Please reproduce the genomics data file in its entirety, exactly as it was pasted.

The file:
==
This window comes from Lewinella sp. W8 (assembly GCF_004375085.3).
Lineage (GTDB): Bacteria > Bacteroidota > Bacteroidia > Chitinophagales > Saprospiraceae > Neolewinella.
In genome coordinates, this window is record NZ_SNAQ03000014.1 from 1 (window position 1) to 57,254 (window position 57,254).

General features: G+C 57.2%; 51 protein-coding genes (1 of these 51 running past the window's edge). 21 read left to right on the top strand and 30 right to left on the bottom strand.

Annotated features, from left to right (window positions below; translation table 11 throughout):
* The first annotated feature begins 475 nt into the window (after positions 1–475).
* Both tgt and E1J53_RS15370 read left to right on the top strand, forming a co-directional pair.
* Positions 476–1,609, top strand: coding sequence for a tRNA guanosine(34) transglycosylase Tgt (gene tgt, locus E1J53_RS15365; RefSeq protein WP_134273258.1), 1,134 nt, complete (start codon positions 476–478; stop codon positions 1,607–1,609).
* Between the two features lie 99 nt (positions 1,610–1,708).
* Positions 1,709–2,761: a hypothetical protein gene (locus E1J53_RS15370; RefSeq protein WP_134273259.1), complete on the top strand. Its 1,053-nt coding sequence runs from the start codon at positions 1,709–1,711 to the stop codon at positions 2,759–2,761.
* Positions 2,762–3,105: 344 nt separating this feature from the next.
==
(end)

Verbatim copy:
This window comes from Lewinella sp. W8 (assembly GCF_004375085.3).
Lineage (GTDB): Bacteria > Bacteroidota > Bacteroidia > Chitinophagales > Saprospiraceae > Neolewinella.
In genome coordinates, this window is record NZ_SNAQ03000014.1 from 1 (window position 1) to 57,254 (window position 57,254).

General features: G+C 57.2%; 51 protein-coding genes (1 of these 51 running past the window's edge). 21 read left to right on the top strand and 30 right to left on the bottom strand.

Annotated features, from left to right (window positions below; translation table 11 throughout):
* The first annotated feature begins 475 nt into the window (after positions 1–475).
* Both tgt and E1J53_RS15370 read left to right on the top strand, forming a co-directional pair.
* Positions 476–1,609, top strand: coding sequence for a tRNA guanosine(34) transglycosylase Tgt (gene tgt, locus E1J53_RS15365; RefSeq protein WP_134273258.1), 1,134 nt, complete (start codon positions 476–478; stop codon positions 1,607–1,609).
* Between the two features lie 99 nt (positions 1,610–1,708).
* Positions 1,709–2,761: a hypothetical protein gene (locus E1J53_RS15370; RefSeq protein WP_134273259.1), complete on the top strand. Its 1,053-nt coding sequence runs from the start codon at positions 1,709–1,711 to the stop codon at positions 2,759–2,761.
* Positions 2,762–3,105: 344 nt separating this feature from the next.